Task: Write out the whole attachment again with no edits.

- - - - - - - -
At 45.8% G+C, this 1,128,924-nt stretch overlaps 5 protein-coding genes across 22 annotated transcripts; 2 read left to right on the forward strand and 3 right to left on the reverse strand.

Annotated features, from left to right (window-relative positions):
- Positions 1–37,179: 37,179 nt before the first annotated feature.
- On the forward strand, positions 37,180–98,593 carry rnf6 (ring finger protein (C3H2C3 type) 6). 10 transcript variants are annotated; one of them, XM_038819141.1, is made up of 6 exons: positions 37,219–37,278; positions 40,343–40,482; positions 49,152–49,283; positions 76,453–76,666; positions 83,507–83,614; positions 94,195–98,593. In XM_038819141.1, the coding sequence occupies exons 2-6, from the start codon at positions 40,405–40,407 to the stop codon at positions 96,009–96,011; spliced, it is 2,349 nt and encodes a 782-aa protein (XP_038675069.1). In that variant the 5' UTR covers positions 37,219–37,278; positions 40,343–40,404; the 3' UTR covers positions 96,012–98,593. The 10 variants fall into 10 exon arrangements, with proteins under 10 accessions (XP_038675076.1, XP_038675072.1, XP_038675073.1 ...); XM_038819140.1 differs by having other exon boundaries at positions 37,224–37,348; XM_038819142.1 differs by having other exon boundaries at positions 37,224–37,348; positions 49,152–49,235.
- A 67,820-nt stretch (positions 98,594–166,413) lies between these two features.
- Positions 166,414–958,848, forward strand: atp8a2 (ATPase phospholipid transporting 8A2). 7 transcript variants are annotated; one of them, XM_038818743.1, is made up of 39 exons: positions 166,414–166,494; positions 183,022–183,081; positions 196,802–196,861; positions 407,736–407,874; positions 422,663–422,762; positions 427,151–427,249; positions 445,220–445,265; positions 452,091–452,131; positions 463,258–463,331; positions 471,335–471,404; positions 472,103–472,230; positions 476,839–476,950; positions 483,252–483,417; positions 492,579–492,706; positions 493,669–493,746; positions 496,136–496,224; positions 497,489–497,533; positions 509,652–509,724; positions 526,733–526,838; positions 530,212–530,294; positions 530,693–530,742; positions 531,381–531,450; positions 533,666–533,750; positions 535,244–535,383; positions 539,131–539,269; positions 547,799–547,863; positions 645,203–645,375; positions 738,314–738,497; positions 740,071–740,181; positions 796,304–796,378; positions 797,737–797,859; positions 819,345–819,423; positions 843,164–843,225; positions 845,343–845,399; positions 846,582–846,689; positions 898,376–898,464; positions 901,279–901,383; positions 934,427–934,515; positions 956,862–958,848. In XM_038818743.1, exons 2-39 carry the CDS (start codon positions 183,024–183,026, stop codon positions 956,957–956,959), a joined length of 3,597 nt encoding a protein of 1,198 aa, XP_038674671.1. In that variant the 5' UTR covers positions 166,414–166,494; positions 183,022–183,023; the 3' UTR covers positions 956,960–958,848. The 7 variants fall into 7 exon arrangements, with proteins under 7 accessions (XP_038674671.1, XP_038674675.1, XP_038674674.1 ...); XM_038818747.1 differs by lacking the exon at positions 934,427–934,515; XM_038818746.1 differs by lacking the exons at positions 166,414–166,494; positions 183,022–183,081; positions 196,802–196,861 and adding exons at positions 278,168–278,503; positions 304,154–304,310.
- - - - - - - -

At 45.8% G+C, this 1,128,924-nt stretch overlaps 5 protein-coding genes across 22 annotated transcripts; 2 read left to right on the forward strand and 3 right to left on the reverse strand.

Annotated features, from left to right (window-relative positions):
- Positions 1–37,179: 37,179 nt before the first annotated feature.
- On the forward strand, positions 37,180–98,593 carry rnf6 (ring finger protein (C3H2C3 type) 6). 10 transcript variants are annotated; one of them, XM_038819141.1, is made up of 6 exons: positions 37,219–37,278; positions 40,343–40,482; positions 49,152–49,283; positions 76,453–76,666; positions 83,507–83,614; positions 94,195–98,593. In XM_038819141.1, the coding sequence occupies exons 2-6, from the start codon at positions 40,405–40,407 to the stop codon at positions 96,009–96,011; spliced, it is 2,349 nt and encodes a 782-aa protein (XP_038675069.1). In that variant the 5' UTR covers positions 37,219–37,278; positions 40,343–40,404; the 3' UTR covers positions 96,012–98,593. The 10 variants fall into 10 exon arrangements, with proteins under 10 accessions (XP_038675076.1, XP_038675072.1, XP_038675073.1 ...); XM_038819140.1 differs by having other exon boundaries at positions 37,224–37,348; XM_038819142.1 differs by having other exon boundaries at positions 37,224–37,348; positions 49,152–49,235.
- A 67,820-nt stretch (positions 98,594–166,413) lies between these two features.
- Positions 166,414–958,848, forward strand: atp8a2 (ATPase phospholipid transporting 8A2). 7 transcript variants are annotated; one of them, XM_038818743.1, is made up of 39 exons: positions 166,414–166,494; positions 183,022–183,081; positions 196,802–196,861; positions 407,736–407,874; positions 422,663–422,762; positions 427,151–427,249; positions 445,220–445,265; positions 452,091–452,131; positions 463,258–463,331; positions 471,335–471,404; positions 472,103–472,230; positions 476,839–476,950; positions 483,252–483,417; positions 492,579–492,706; positions 493,669–493,746; positions 496,136–496,224; positions 497,489–497,533; positions 509,652–509,724; positions 526,733–526,838; positions 530,212–530,294; positions 530,693–530,742; positions 531,381–531,450; positions 533,666–533,750; positions 535,244–535,383; positions 539,131–539,269; positions 547,799–547,863; positions 645,203–645,375; positions 738,314–738,497; positions 740,071–740,181; positions 796,304–796,378; positions 797,737–797,859; positions 819,345–819,423; positions 843,164–843,225; positions 845,343–845,399; positions 846,582–846,689; positions 898,376–898,464; positions 901,279–901,383; positions 934,427–934,515; positions 956,862–958,848. In XM_038818743.1, exons 2-39 carry the CDS (start codon positions 183,024–183,026, stop codon positions 956,957–956,959), a joined length of 3,597 nt encoding a protein of 1,198 aa, XP_038674671.1. In that variant the 5' UTR covers positions 166,414–166,494; positions 183,022–183,023; the 3' UTR covers positions 956,960–958,848. The 7 variants fall into 7 exon arrangements, with proteins under 7 accessions (XP_038674671.1, XP_038674675.1, XP_038674674.1 ...); XM_038818747.1 differs by lacking the exon at positions 934,427–934,515; XM_038818746.1 differs by lacking the exons at positions 166,414–166,494; positions 183,022–183,081; positions 196,802–196,861 and adding exons at positions 278,168–278,503; positions 304,154–304,310.